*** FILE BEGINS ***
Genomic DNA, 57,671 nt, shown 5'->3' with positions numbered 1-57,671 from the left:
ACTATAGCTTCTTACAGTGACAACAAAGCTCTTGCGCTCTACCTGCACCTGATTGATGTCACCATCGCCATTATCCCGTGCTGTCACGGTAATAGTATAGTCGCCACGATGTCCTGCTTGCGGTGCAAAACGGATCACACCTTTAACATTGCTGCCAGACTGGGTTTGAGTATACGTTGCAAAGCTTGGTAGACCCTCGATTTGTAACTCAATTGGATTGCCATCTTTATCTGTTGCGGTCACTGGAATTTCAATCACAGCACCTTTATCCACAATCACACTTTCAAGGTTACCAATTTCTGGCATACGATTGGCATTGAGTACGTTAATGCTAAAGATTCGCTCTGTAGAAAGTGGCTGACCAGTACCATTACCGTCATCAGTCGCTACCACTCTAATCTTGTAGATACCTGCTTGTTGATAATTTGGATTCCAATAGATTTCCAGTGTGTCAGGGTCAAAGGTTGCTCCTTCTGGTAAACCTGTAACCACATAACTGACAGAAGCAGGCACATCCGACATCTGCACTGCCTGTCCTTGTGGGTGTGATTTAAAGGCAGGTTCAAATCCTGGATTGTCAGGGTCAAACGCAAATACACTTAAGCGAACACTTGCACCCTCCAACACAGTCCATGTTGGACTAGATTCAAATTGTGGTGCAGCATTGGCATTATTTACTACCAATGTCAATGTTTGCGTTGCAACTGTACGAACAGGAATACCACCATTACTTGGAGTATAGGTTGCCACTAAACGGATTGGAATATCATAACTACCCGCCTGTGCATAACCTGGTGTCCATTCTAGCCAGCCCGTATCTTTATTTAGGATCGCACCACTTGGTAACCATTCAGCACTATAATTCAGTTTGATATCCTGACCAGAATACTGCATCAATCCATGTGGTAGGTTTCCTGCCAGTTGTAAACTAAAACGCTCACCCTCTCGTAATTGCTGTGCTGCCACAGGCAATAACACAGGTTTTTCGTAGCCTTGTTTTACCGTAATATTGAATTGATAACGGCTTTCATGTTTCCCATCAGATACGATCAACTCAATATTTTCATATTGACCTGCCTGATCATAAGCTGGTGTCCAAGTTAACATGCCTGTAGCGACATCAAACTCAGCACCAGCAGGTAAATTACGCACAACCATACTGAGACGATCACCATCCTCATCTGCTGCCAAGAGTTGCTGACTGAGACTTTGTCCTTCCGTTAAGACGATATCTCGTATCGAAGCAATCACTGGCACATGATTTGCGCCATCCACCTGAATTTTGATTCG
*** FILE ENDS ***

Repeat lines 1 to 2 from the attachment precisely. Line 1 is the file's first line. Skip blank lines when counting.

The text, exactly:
Genomic DNA, 57,671 nt, shown 5'->3' with positions numbered 1-57,671 from the left:
ACTATAGCTTCTTACAGTGACAACAAAGCTCTTGCGCTCTACCTGCACCTGATTGATGTCACCATCGCCATTATCCCGTGCTGTCACGGTAATAGTATAGTCGCCACGATGTCCTGCTTGCGGTGCAAAACGGATCACACCTTTAACATTGCTGCCAGACTGGGTTTGAGTATACGTTGCAAAGCTTGGTAGACCCTCGATTTGTAACTCAATTGGATTGCCATCTTTATCTGTTGCGGTCACTGGAATTTCAATCACAGCACCTTTATCCACAATCACACTTTCAAGGTTACCAATTTCTGGCATACGATTGGCATTGAGTACGTTAATGCTAAAGATTCGCTCTGTAGAAAGTGGCTGACCAGTACCATTACCGTCATCAGTCGCTACCACTCTAATCTTGTAGATACCTGCTTGTTGATAATTTGGATTCCAATAGATTTCCAGTGTGTCAGGGTCAAAGGTTGCTCCTTCTGGTAAACCTGTAACCACATAACTGACAGAAGCAGGCACATCCGACATCTGCACTGCCTGTCCTTGTGGGTGTGATTTAAAGGCAGGTTCAAATCCTGGATTGTCAGGGTCAAACGCAAATACACTTAAGCGAACACTTGCACCCTCCAACACAGTCCATGTTGGACTAGATTCAAATTGTGGTGCAGCATTGGCATTATTTACTACCAATGTCAATGTTTGCGTTGCAACTGTACGAACAGGAATACCACCATTACTTGGAGTATAGGTTGCCACTAAACGGATTGGAATATCATAACTACCCGCCTGTGCATAACCTGGTGTCCATTCTAGCCAGCCCGTATCTTTATTTAGGATCGCACCACTTGGTAACCATTCAGCACTATAATTCAGTTTGATATCCTGACCAGAATACTGCATCAATCCATGTGGTAGGTTTCCTGCCAGTTGTAAACTAAAACGCTCACCCTCTCGTAATTGCTGTGCTGCCACAGGCAATAACACAGGTTTTTCGTAGCCTTGTTTTACCGTAATATTGAATTGATAACGGCTTTCATGTTTCCCATCAGATACGATCAACTCAATATTTTCATATTGACCTGCCTGATCATAAGCTGGTGTCCAAGTTAACATGCCTGTAGCGACATCAAACTCAGCACCAGCAGGTAAATTACGCACAACCATACTGAGACGATCACCATCCTCATCTGCTGCCAAGAGTTGCTGACTGAGACTTTGTCCTTCCGTTAAGACGATATCTCGTATCGAAGCAATCACTGGCACATGATTTGCGCCATCCACCTGAATTTTGATTCG